Everything is big in Texas. So the saying goes.
The cars are big.
The cowboy hats are big.
The boots are big.
Even the steak dinners at the restaurants are big.
So it shouldn’t have made much of a difference that the McDonald residence was a colossal mansion at the end of a development cul-de-sac, looking as if everything landscaped around it had been constructed as a complement to the tasteless display of the mansion. There were other houses in that development, but they looked like doll houses compared to the grandeur of the McDonald home. To drive into that street was to look around and suspect that the more modest homes nearby were the residences of the servants and grounds people who kept up the McDonald property. That wasn’t actually true, of course, but this was one reason why Paloma did not know her neighbors and was completely fine with never knowing them.
The house had 10 bedrooms and 13 bathrooms. There was a marble staircase and heavy red drapes with gold braid. There were fountains, tennis courts, an indoor pool, an outdoor pool, a ballroom, and Greek columns. There were tapestries, stained glass, chandeliers, Ming Dynasty vases, and libraries of old books in eight different languages.
As for her classmates, no one saw the McDonald home, ever. And if she had anything to say about it, no one would. Ever.
“You’re being ridiculous,” her mother scolded. “I hire a driver to get you to school. You could just have him bring your friends back with you.”
Paloma did not answer. She never bothered to answer questions for which she knew there really was no answer. It wouldn’t accomplish anything to tell her mother that she didn’t have any friends at school. She’d only been at this school for a year, and a year wasn’t long enough to make friends in middle school, to penetrate those girl groups that had been begun years before in elementary school, with playdates and birthday parties and sleepovers. Her mother simply would not understand, and that would be the start of a long, tangled, frustrating discussion that went nowhere.
Her real friends were on the swim team at the community center, and none of those kids lived anywhere near this upscale neighborhood. In fact, Paloma knew that there were kids who lived in her neighborhood who were swimmers…but they didn’t swim at the community center. They swam with an expensive, elite swim club out of the University.
It was a dual life. Her real life was at swim, and her fake life was at school. Her home life—well, it was a weird life, although Paloma hadn’t decided yet whether it was “fake” or “real.” And even though the only place where she felt comfortable and accepted was at swim, the truth was that no one at swim knew that she lived in this crazy mansion.
She had moved to Texas the previous year after two years in California, and before that they had lived in Miami for awhile. Before that they lived in Singapore, and before that, Australia. The Texas house was not really their house—it was a rental—but it came with furniture and a staff of 16, so it seemed to be the most practical choice for a wealthy artist who hung out with the rich and famous. Her mother needed a place that was massive enough to entertain the crowds that typically frequented her parties, and convenient enough so that she could leave her 12 year old daughter while she traveled on business. With a live-in housekeeper, nanny, and driver, they could leave at the drop of a hat, knowing that her daughter’s daily rhythm need not change.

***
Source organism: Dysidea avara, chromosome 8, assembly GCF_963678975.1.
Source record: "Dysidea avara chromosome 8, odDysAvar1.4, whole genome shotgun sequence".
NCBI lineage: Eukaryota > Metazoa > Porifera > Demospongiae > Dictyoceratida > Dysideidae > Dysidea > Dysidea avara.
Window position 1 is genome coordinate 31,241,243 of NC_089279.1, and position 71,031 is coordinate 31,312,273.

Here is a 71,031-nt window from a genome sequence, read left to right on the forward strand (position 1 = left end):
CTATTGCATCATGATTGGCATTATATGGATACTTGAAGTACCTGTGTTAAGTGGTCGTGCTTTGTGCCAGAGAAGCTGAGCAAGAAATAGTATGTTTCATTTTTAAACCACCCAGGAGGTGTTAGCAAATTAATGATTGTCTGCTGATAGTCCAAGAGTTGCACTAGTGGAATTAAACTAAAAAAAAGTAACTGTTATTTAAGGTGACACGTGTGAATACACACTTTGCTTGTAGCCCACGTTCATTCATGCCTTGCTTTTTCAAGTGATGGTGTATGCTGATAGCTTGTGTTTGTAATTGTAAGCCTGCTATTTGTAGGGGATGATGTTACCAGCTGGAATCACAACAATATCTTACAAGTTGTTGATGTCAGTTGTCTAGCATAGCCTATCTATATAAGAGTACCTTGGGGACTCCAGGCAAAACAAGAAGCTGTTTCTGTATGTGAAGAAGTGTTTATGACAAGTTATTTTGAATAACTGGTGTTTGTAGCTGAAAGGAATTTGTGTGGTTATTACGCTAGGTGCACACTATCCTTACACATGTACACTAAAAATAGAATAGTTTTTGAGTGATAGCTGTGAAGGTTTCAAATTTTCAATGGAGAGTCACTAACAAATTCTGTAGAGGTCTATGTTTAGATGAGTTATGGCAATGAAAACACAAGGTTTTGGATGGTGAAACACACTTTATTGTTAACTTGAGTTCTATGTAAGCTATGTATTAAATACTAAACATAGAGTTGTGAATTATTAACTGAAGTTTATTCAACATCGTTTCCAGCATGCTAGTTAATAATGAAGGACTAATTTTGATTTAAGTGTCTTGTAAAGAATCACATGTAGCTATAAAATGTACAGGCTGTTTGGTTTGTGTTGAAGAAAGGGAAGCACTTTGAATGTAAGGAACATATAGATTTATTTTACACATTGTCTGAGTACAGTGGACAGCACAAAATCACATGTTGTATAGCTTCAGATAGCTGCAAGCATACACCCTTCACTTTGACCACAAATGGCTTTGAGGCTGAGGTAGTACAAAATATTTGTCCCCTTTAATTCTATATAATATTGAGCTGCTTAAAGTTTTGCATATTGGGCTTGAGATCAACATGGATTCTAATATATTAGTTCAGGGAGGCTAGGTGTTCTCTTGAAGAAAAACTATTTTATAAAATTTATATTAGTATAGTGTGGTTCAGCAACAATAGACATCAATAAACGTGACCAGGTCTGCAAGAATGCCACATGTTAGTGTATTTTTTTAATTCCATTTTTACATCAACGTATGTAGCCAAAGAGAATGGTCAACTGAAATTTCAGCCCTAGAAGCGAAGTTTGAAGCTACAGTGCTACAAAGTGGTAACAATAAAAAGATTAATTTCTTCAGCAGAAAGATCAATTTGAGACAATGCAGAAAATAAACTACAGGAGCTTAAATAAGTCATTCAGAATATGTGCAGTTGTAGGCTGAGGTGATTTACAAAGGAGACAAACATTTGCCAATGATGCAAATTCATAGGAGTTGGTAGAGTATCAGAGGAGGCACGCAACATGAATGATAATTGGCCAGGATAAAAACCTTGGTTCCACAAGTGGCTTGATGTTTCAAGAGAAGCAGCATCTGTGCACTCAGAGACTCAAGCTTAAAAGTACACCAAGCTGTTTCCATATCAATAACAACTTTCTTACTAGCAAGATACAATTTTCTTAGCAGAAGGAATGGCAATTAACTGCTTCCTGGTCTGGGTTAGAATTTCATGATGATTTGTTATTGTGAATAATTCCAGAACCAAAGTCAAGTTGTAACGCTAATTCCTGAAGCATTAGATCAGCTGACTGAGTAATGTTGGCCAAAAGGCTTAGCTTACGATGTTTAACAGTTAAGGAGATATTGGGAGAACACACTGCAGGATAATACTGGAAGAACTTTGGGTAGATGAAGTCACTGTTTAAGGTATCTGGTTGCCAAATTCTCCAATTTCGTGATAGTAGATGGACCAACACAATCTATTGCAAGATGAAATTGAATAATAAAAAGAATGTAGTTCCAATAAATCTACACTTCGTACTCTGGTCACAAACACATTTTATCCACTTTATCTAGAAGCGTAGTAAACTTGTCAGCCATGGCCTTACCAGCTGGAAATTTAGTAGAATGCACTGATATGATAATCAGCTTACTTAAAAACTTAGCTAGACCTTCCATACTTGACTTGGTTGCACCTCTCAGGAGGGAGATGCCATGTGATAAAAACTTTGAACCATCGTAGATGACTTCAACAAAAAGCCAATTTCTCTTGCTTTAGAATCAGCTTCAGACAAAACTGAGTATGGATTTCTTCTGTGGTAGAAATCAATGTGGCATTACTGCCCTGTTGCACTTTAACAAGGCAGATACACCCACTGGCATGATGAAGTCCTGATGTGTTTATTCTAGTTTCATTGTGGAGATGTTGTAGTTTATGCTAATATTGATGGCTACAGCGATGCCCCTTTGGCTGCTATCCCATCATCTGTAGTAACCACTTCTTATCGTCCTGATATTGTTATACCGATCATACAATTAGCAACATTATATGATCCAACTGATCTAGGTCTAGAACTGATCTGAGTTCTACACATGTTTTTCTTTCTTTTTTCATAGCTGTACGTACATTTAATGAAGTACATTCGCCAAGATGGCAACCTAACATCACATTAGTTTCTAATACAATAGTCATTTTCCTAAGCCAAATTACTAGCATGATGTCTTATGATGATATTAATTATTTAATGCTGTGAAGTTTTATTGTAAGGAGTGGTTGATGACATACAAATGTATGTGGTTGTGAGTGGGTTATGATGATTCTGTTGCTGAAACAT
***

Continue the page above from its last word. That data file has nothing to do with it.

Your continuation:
But Texas had been one of the more difficult adjustments for Paloma. The kids at her exclusive private school weren’t terribly friendly. Fortunately, they weren’t terribly curious, either. Paloma managed to glide through her classes without being noticed. She did her work, turned it in, was polite to the teachers, and more or less lay low.
Her love of the water saved her from sheer boredom and deep loneliness. She had learned to swim in Australia, a country that loves swimming and swimmers, and she never forgot the sheer joy of barreling through the water of the shallow teaching pool and hearing her Aussie nanny cheer for her from the bleachers as her swim teacher applauded. “We’ll make a swimmer of you yet!” her nanny called, hurrying over with her towel. Paloma was very young—perhaps three, perhaps four—but she never forgot how it felt to do something that made people so happy, so proud of her.
Paloma’s mother caught on, and at every new home, she found the closest pool and sent her daughter off with the nanny to swim, swim, and swim some more, while she went to her dinners, dances, and receptions, wining and dining the rich and famous who might give her a high-priced commission. Paloma’s mother was trained as an architect, but landscaping and sculpture were her passion, and she found herself doing anything and everything in order to design beautiful grounds where she could place her spectacular marble fountains and sculptures. This meant wooing wealthy patrons and trying to convince them to let her have a go at creating their dream homes.
Paloma’s father was not in the picture. She had never met him, and she knew nothing about him. Her mother didn’t want to talk about him, except to say that he was a lout who wasn’t interested in a family.
It was during their stay in Texas that it occurred to Paloma that her mother wasn’t interested in a family, either.
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